PTS 08/047: Cheats Never Prosper?

Near misses, and fascinating Misses – Luciana’s journey continues …

BH why-do-women-cheatPonytail Shakespeare read-through:  The Comedy of Errors, Act III

We’ll come to the idea that ‘cheats never prosper‘ in a while.  It’s a busy act.

In the meantime, sometimes the margins in comedy and tragedy are very, very fine. Exactly like in real life, actually …

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PTS 08/046: A Tale of Two Sisters

Doormat or A-dor-ably Feisty? Luciana and Adriana swap roles in Act II …

BH Sisters
Who needs a man when you have a sister?  Adriana, that’s who …

Ponytail Shakespeare Read-Through: The Comedy of Errors, Act II

Aha!  A single woman in a Shakespeare comedy – what she needs is a HUSBAND, I thought, my Jane Austen goggles firmly on.  In this, I was egged on by Kent Cartwright, as I mentioned in writing about Act I, and who colluded with Jane and my previously-held assumptions.

And what a catch Luciana appears to be for our unreconstructed EMP man!

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PTS 08/045: Oh, no it isn’t! Oh, yes it is …

You just can’t tell some people that you wouldn’t HAVE Blackadder without Shakespeare …


Ponytail Shakespeare read-through The Comedy of Errors: Act I scene I

‘Which is it today?’
The Comedy of Errors.
‘Ugh!’
‘It’s about two sets of twins, separated at birth, who find themselves-‘
‘Stop! Enough!’
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PTS 05/031: I Don’t Know Whether To Laugh or Cry …

BH comedy tragedy

‘Good comedy is tragedy narrowly averted’ Jonathan Bate

The Two Gentlemen of Verona:  Act V

Over the past year I’ve used the question ‘What’s in a name?’ more than once, dismissing labelling in its many forms, but this feels the best way of articulating my unease with The Two Gentlemen as I finish the play …

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PTS 05/030: There’s nothing ill …

BH mirror mirror
Mirror, mirror, on the wall …

The Two Gentlemen of Verona:  Act IV

Thus far, I feel like I’ve been quite objective about the play, glossing over the obvious errors about travelling by boat between land-locked cities, etc. I’m not one to lionise Shakespeare (whatever my other half thinks), but nor am I interested in joining the current fad I see online for ‘dissing’ him.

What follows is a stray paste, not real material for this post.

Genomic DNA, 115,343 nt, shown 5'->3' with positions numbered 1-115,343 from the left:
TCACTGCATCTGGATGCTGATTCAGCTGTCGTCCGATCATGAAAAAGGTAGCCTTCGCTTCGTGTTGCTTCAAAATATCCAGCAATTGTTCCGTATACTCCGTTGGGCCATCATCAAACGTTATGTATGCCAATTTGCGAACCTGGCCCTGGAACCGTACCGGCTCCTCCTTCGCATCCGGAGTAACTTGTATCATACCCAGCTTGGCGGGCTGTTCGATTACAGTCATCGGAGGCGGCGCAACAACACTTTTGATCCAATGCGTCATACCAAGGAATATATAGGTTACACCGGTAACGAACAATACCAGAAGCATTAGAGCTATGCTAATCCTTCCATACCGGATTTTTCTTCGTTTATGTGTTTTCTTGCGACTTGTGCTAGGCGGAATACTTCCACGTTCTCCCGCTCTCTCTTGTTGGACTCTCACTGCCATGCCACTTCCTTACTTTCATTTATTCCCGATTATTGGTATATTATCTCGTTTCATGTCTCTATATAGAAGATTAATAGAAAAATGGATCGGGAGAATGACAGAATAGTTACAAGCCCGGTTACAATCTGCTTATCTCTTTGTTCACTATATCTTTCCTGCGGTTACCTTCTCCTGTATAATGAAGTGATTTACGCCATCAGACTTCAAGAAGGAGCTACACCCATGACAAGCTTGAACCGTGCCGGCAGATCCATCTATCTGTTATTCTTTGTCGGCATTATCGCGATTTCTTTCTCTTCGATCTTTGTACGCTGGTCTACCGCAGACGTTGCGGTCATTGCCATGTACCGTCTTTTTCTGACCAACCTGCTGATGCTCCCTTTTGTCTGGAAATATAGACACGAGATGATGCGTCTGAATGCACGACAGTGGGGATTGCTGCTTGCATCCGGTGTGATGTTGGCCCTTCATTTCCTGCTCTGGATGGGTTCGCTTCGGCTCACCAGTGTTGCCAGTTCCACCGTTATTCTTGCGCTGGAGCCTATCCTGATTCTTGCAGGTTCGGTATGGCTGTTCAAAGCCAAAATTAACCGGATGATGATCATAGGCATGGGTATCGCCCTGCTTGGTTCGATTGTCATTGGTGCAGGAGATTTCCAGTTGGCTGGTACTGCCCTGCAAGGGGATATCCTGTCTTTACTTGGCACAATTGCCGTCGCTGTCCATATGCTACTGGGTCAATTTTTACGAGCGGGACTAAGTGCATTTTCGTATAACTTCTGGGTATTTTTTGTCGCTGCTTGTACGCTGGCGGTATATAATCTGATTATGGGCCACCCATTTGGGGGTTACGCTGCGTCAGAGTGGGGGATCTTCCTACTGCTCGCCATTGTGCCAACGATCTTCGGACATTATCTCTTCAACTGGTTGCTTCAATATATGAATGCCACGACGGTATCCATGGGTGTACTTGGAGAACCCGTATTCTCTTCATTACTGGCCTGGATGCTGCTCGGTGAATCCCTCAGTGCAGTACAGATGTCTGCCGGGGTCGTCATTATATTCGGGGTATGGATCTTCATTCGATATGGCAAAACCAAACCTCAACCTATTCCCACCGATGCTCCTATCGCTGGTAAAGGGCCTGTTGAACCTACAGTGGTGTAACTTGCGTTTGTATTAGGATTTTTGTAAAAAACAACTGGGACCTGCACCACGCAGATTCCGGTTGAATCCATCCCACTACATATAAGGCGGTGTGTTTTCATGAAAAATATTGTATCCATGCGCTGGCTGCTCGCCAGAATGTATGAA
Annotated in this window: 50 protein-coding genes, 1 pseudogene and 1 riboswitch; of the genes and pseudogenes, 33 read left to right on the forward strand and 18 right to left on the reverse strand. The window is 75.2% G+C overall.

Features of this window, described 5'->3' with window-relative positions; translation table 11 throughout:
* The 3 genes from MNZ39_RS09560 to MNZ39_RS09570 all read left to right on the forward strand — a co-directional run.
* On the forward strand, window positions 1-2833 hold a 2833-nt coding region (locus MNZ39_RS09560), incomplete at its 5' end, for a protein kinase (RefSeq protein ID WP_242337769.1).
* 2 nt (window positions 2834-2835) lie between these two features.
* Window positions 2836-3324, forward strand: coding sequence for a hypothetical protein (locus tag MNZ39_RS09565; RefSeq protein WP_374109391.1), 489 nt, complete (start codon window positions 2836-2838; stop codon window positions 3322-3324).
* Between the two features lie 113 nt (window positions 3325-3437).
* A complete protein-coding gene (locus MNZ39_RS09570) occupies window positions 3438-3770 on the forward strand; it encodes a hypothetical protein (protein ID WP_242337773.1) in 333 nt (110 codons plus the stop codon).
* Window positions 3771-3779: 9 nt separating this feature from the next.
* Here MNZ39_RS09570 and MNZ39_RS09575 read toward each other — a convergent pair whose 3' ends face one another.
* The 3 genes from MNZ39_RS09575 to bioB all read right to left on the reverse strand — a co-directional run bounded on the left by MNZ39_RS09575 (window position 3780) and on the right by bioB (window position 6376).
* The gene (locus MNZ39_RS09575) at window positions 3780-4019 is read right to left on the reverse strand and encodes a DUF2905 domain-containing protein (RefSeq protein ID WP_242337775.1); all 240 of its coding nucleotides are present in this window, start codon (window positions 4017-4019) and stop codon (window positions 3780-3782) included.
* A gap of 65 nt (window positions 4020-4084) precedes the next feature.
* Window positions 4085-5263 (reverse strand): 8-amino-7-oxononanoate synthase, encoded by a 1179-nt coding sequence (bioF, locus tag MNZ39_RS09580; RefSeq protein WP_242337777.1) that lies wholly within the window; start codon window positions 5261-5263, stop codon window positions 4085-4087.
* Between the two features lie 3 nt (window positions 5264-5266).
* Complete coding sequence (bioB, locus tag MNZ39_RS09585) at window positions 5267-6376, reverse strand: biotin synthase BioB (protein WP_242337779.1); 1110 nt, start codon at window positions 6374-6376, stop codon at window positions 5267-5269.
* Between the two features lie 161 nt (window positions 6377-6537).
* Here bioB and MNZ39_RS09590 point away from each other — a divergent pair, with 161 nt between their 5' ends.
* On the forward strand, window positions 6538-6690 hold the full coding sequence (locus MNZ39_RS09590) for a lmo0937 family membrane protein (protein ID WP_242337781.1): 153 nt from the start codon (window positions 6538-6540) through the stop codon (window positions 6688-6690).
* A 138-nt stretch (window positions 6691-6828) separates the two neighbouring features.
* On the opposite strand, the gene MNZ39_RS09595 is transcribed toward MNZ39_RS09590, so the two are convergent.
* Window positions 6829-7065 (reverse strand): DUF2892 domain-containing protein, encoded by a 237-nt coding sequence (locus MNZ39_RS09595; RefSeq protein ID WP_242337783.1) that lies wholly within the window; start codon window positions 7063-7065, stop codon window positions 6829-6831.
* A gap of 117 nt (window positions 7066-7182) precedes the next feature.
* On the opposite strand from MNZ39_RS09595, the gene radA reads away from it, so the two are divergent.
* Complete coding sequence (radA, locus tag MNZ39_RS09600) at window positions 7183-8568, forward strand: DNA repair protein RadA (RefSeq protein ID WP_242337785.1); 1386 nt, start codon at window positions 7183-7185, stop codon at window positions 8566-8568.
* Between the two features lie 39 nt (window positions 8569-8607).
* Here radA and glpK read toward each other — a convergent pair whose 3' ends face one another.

Having said that, Act IV begins with a ‘mote to trouble the mind’s eye‘, though – and more on it later, but Act V trumps even this episode. What am I talking about?

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PTS 04/025: Who’s Your Daddy?

BH who's your daddy
Ponytail Shakespeare:  The Taming of the Shrew, Act V

When I was about 8, I vividly remember having a competition with a lad called David – surname O’Toole, if I remember correctly – who shortly afterwards moved to Australia.  The competition took place in school and could have been called:  Let’s see who can piss the highest against the wall.”  David won.  I moved on.

But many boys and men never really graduate from that game – they just play variations on it, like:

  • I’ve got further with a girl than you have;
  • the girls who like me are hotter than the ones who like you; then, once they’re older
  • remind me what you drive again; and
  • who’s your daddy?

I also get, by the way, the occasional sneering “But Shakespeare didn’t even write those plays.”  Never backed up by evidence.  Never by anyone who has actually read the plays themselves.  But they drive better cars than me (not difficult, since I don’t drive), so they must be right, surely?  You are NOT my daddy.  But you ARE a ‘three-inch fool‘, to quote this play.

Overall, The Taming of the Shrew is in many places an embarrassing reminder that ‘laddishness’ hasn’t changed in at least 400 years – that men are constantly pissing up the wall against each other.  No more obviously than in Act 5.

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Can you overdose on Shakespeare?

BH will kempe
Contrary to popular belief, this isn’t how we teachers spend our time once the exams are over …

‘Give me excess of it, that surfeiting,

The appetite may sicken and so die.’

(DUKE ORSINO:  Twelfth Night, I.i.2-3)

So, as we enter the final stretch, you’d think that we teachers would be winding down, right?  Imitating Will Kemp in his warm up for his ‘Nine Days’ Wonder‘, by cavorting up and down the corridors of the English block in carefree abandon, greeting fellow English teachers with a hearty ‘hey, nonny nonny!‘ as we pass their empty classrooms?

Not a bit of it, sadly.  Whilst our exam classes have donned their gladrags and tottered off into the distance on their improbable high heels (and that’s just the boys, obviously), we’re left with end-of-year assessments for everyone else, which naturally have to be turned around pretty damn quickly.

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